Whether or not our hip joints function naturally or unnaturally matters much more than we know.
This is because of the important role our hips play in the everyday life of our body:
— serving as a primary weight-bearing joint;
— connecting the legs to the torso by way of the pelvis;
— transmitting support from the feet and legs upward; and
— defining how we move.
Most of us wish our own hips moved with such ease as the drinking bird. I sure did when I was approaching my 50th birthday and was plagued with hip pain that kept me awake at night. This was a surprising development, since at the time, twenty-five years ago, I had been practicing and teaching yoga for over a decade.
Just to be clear, I’m not knocking yoga. Yoga has much to offer, especially when it comes to calming the nervous system and quieting the mind, not to mention all the healthy goodies that come from this.
On top of all this, when yoga postures or asana are practiced in alignment with our body’s natural design, they can reinforce a lifetime of physical ease.
So it’s not yoga, per se, that causes hip problems, although in my case, it was. Or more accurately, it was the misaligned way I was doing yoga back then. I’ll step out on a limb here and venture to say that far too many yoga teachers and students today still practice yoga in ways that can lead to long-term problems.
Is this really true? Unfortunately, yes. It can come as a surprise to discover that a striking number of yoga students and some quite well-known teachers, have gone through hip replacement surgeries. This is a real thing. I won’t go into more detail here, but you can google it if you want to know more. I’ve linked a couple articles at the end of this post.
Hip problems and surgeries are occurring in epidemic numbers in American society. Chronic inactivity such as too much sitting, as well as “overuse” in activities such as running or cycling, are commonly blamed as the main causes of hip pain and injury; but it’s fairer to say that misuse of the hip joint is the real culprit.
Our hips are a ball and socket joint that allows us to move our legs in complex ways. It’s helpful to think of a free-moving and “open” hip as one that moves through its natural range of motion with ease.
Yet, for all the ways a hip can move, it’s the simple hinge-like action of moving the thigh closer to or farther from the torso (related to flexion) that is most prevalent in ordinary daily activities.
“Hinging” at the hips applies to activities such as sitting on a chair or car, reaching across a table, bending to feed your cat, or running to get out of the rain. Each one of these involves the thigh and the torso moving closer and/or further from each other.
It’s when we believe enduring flexibility only comes from repetitive stretching that we can run into problems down the road. Natural, easy flexibility is the inevitable byproduct of inhabiting our body in an aligned way that conforms to the laws of physics.
As usual, babies and toddlers, who have never heard of yoga or stretching, are the real gurus for how to inhabit the body with flexible ease.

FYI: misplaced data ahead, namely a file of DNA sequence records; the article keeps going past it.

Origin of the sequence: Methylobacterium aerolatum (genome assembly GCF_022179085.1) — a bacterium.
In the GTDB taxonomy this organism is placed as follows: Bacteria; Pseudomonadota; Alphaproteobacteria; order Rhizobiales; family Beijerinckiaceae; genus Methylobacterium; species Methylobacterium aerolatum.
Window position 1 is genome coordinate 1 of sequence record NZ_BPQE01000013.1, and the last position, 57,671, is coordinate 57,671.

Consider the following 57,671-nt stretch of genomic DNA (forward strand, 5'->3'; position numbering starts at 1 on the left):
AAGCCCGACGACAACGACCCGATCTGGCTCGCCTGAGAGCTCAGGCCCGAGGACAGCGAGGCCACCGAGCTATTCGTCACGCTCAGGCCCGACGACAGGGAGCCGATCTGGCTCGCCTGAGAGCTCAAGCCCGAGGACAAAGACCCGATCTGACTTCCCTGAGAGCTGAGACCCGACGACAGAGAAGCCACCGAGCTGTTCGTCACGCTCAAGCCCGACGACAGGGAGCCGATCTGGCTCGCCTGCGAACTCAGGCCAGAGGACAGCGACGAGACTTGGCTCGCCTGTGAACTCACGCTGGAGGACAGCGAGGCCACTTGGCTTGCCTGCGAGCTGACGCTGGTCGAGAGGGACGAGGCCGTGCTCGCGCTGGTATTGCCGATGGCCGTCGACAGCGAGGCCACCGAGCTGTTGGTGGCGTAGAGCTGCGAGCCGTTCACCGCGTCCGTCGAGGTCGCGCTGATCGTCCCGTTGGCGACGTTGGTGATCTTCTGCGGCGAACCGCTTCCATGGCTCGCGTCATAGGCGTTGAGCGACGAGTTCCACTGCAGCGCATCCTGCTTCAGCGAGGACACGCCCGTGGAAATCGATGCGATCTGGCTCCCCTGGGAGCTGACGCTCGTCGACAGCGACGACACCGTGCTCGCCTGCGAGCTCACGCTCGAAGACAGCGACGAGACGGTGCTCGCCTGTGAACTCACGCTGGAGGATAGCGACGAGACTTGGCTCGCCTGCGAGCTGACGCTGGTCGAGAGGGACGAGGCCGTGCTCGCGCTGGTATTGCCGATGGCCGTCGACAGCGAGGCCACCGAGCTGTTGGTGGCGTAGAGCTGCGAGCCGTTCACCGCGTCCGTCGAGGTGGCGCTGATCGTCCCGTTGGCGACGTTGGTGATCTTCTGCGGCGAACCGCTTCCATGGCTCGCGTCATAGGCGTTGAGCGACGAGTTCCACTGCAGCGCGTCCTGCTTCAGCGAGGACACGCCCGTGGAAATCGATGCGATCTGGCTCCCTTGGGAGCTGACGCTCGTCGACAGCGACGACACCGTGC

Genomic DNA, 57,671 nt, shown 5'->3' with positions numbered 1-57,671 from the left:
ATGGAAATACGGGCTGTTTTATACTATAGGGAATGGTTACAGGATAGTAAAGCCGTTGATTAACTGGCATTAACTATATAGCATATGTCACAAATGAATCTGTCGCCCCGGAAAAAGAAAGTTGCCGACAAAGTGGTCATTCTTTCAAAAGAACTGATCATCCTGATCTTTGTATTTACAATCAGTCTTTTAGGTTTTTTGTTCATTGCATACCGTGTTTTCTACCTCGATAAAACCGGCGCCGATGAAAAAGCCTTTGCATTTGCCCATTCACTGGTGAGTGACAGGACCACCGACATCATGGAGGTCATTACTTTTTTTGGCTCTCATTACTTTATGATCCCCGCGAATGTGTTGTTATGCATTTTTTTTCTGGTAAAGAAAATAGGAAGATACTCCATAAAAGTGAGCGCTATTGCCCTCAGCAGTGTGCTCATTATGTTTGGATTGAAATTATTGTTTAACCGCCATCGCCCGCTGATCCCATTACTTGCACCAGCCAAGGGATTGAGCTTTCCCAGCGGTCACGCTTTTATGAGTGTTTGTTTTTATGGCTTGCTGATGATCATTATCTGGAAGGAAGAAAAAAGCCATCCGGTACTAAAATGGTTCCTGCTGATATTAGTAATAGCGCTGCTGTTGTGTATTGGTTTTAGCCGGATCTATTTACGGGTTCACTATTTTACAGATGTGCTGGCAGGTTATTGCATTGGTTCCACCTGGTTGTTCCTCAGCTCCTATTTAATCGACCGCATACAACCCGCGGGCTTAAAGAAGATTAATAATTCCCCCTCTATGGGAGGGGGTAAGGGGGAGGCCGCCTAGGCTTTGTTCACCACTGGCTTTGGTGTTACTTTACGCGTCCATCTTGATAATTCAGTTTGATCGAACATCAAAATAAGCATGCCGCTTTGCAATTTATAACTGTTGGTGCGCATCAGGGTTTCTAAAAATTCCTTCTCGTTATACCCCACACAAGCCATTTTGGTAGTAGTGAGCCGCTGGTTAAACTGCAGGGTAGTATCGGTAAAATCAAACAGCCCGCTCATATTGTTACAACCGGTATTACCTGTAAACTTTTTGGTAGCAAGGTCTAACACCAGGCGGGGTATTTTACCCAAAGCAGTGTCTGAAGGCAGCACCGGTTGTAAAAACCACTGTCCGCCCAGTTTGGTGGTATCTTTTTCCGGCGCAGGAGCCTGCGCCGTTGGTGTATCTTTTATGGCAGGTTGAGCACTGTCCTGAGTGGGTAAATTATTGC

Healthy infants spend their earliest months fulfilling basic neurodevelopmental movements laid out by Nature for building a deep internal core. By the time they’re able to bring themselves up to sitting, they also have as much flexibility in their hips as anyone will ever need.
Lots happens—or doesn’t happen—in these early months of infant development that can interfere with this natural process. Unhelpful habits can also develop later in childhood, as well, and begin to derail natural alignment and flexibility.
Skeletal muscles are attached to our bones. They act as pulleys to move these bones and/or provide stability. The primary hip flexor muscles—the psoas, iliacus, and rectus femoris—act together to perform both of these functions. (A number of other muscles also act as hip flexors of a lesser sort.
Of particular interest is the psoas, because it’s the only muscle in the body that connects the spine and upper body with the legs and lower body, and as such, plays a key role in dynamic human uprightness.
A psoas that’s too tight pulls the spine downward, compressing vertebrae, tucking the pelvis under, and interfering with fluid, easeful movement by locking up the hips.
Before I close this, I’d like to share a simple exercise you can do right now that gives you the experience of what it feels like to release and open your hips.
You can read the instructions or listen to the narrated version that guides you through this exercise, step-by-step.
Before you begin, notice in this image that there are multiple muscles in the area of the hips. You don’t need to know the names of any of them or which ones you might be feeling when they tighten or release them. I just want you to be aware of the fact that there are a whole lot of muscles all around the hips.
So that’s it. A short and simple experience for how to release unnecessary tension in the hips.
There are just a couple of things to keep in mind here:
And, finally, you can give your little drinking bird tail feathers a happy little shake and congratulate yourself for all that you learned today!
P.S. Here are several articles discussing yoga and hip replacement surgeries: